Dear Judge: Kid's Letters to the Judge
Palehorse Pub Incorporated, Jan 1, 2002 - Juvenile Nonfiction - 130 pages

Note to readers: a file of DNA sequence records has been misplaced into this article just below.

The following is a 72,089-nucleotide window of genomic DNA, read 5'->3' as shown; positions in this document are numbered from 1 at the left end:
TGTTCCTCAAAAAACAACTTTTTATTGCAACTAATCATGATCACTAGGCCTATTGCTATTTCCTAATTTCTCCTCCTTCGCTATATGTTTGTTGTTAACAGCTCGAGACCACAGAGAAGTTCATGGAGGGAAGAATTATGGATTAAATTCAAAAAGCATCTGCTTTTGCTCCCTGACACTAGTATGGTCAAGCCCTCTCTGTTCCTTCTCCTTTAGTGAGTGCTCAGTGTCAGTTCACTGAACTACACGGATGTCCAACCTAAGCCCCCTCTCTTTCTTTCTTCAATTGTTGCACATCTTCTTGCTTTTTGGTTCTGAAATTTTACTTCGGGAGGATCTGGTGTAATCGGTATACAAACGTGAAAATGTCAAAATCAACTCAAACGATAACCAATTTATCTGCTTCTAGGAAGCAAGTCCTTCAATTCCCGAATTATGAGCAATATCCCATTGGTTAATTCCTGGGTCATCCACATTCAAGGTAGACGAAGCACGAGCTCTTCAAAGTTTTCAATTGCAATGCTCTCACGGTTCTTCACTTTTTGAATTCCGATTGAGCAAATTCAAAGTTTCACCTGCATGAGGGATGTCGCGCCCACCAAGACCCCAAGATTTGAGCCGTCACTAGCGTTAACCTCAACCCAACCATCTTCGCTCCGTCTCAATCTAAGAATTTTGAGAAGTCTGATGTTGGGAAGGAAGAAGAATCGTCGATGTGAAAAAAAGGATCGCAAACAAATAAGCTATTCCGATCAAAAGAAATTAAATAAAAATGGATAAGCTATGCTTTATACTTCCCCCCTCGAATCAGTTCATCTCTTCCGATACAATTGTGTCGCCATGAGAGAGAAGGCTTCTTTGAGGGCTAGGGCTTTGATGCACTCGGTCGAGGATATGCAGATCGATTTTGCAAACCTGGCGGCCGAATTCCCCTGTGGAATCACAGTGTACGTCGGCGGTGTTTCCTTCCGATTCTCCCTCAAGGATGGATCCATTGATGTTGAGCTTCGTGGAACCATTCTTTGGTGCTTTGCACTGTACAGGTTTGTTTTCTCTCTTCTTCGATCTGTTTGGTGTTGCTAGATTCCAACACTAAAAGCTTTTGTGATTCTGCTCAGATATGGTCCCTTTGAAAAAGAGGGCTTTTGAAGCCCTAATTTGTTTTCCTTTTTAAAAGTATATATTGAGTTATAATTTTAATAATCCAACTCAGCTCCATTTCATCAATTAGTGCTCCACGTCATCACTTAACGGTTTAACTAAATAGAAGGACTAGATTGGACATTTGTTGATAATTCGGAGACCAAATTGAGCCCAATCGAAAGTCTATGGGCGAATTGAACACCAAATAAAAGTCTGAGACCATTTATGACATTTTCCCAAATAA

"Dear Judge" is a moving, stunning, beautiful book that offers more insight into the hopes, fears, confusion, vulnerabilities, terrors, and needs of children than you are likely to read by any expert. A collection of real children's letters written to a custody judge (who could not use them as evidence in custody battles), these messages are honest and heart-rending in a way that only children can communicate. The letters range from short one sentence pleas to long, articulate reflections. All have one thing in common: they remind us of how powerfully children are affected by family conflict, particularly in situations where parents are undergoing difficult divorce. The irony is that the very family members who are most prone to suffer in a divorce are the ones most likely not to be heard. But this book contains about 100 letters that are more telling than any psychologist's evaluation or lawyer's argument. It is nearly impossible for me to list "favorites." Each one has its own voice and its own means of expressing the vulnerability of each writer, from a simple sad sentence of a lost child simply asking, "Dear Judge, "Are you there" to a report card issued by a child giving "grades" to the judge, mother, father, and attorneys involved in his/her family's divorce. There are enough unsatisfactories to warrant the whole bunch to get left back! If parents think they can fool their kids by lying or planting seeds of mistrust about the other parent or provide reasons why the child should feel good about living with him or her and NOT the other him or her, they will think twice after reading the wisdom in these pages. "Dear Judge" is an entirely different sort of book but one with a similar intent, that of seeing custody disputes from the child's point of view. Hardwick has compiled a selection of their actual letters to judges (whom they--usually!--hold in the highest regard) and published the letters in this little book. She has excluded those that are too heart-wrenching, or as she phrases it, are "too dispiriting to print." What the letters have in common is the innocent and (nearly!) guileless efforts of the children to have their voices heard.
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